It goes without saying that I knew Jillian Johnson fairly well. The Lafayette music community, like the town that houses it, is small, close-knit and motley. She was a commanding presence as a performer and a human being, smoke-voiced as a singer and sarcastic in her swollen drawl that gave conversation with her an air of sharp gentility. She was prone to pronouncement, ably confident, audacious with a ukulele, provocative, unafraid, kind in measures of deserving and fearless in calling your bullshit. She spun yarns and made friends as easily as she sloganeered. She was a turn-of-the-century Louisiana politician reincarnated. She could have kept a chicken in every pot if she set her mind to it. A wry grin contains genius within its limits, and Jillian’s grin was the wryest.
She was a populist of mind and of spirit. She made things that people wanted, designs that were at once accessible and aesthetically urbane. Through her exhaustive list of enterprises, Red Arrow Workshop, Parish Ink, WORKagencies and her beloved band The Figs, she made Lafayette a richer, more interesting place to live, one I-10 T-shirt at a time, one song at a time, one act of beauty at a time. She adopted Lafayette, but reminded us of what was best about us: our self-effacing self-aggrandizement, our love of swamp pop and plate lunches. She sold Lafayette to Lafayettians. And she succeeded because she probably knew this place better than any born native did.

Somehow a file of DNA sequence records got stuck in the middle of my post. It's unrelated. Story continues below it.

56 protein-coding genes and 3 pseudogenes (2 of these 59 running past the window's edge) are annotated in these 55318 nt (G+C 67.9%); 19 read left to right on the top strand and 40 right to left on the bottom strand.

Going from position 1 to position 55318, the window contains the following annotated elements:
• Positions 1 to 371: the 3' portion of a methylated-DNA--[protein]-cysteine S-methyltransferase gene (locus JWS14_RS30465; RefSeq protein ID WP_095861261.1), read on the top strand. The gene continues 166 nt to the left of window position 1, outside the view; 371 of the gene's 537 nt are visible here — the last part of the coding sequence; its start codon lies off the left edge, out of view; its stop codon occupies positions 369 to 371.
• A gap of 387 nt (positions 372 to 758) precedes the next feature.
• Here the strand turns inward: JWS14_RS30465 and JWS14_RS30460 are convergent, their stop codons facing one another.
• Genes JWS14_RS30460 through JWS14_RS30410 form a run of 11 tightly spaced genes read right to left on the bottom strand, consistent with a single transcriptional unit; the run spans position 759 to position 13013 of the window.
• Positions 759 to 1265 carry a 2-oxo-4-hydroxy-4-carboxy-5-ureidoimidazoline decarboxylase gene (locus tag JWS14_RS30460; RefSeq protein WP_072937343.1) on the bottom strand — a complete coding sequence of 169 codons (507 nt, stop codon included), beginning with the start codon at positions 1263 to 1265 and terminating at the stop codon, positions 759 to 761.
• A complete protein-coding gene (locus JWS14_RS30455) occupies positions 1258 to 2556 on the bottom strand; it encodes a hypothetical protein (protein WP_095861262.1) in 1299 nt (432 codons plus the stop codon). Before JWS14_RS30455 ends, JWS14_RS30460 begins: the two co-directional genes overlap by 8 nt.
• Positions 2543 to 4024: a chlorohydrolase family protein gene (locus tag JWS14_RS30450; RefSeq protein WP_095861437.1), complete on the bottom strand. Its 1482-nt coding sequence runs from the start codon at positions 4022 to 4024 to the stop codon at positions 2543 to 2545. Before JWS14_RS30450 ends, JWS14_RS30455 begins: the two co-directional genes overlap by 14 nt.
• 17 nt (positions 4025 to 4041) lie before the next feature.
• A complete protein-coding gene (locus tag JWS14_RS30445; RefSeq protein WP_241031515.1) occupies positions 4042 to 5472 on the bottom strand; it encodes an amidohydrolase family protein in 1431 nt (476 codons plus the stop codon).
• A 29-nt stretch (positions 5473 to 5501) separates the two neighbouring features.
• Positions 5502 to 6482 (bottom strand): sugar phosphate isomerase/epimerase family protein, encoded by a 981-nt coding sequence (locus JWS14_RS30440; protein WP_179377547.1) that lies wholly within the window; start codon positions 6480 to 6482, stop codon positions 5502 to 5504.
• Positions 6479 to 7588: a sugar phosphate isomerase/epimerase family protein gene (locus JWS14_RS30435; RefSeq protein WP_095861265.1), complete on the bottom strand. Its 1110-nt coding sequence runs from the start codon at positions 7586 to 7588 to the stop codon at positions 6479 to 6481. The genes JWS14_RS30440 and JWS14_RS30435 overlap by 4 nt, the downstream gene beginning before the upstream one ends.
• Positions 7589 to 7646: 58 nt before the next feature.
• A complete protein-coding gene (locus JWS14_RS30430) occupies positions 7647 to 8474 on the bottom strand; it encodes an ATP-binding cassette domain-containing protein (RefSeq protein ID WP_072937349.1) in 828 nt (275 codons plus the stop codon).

Jillian and I were pals. She was a pal to a lot of people in this town. You could argue that Jillian’s lot of providential gifts was unfair to those of us who got by with less. But she was tireless in her efforts, in the conduct of her business, in her betterment of herself and those around her, in her ambitions and refusal to believe that something wasn’t worth trying or doing. There was nothing she couldn’t make. No space she couldn’t manicure into contemporary harmony. She moved easily among circles, connecting disparate groups of artists, artisans and musicians in her capacity as a designer, a maker and a singer.
Maybe there’s something about hearing it through social media that makes it seem yet so unreal. Seeing her name tagged in Facebook status updates, bolded as though to notify her of the news, forms a gulf between me and that reality. I can’t expect to be there physically with her, yet the frankness of these transmissions keeps the truth at arm’s length. There’s no possible way that she can be dead. But she is. No possible way for the inflection point in all of this to be any closer. Yet it is.
In the coming weeks, people around here will talk a lot about freedom. In Dostoevsky’s Brothers Karamazov, Ivan famously declares he would “return his ticket” to free will if the price for admission was human suffering. If Jillian is the cost of our freedom, if Mayci Breaux is the cost of our freedom, if nine injured is the cost, we’d do well to return that ticket, too.
I’m trying very, very hard to not be blindingly angry, to not make a polemic of an elegy to a friend. People use the word “senseless” a lot when this stuff happens, and I guess I’m just tired of that word. We spend so much time focusing on motivation or lack thereof that it belittles the facts that remain when the smoke clears and we begin shouting at each other. A beautiful woman is dead. A beautiful soul is dead. Shots fired out of the chaos of a man’s despair struck her and killed her. She leaves behind a husband, a stepdaughter, a legion of friends and family, two poodles and a world bereft of her gifts.
Jillian Johnson, we didn't deserve you. You will not be soon forgotten.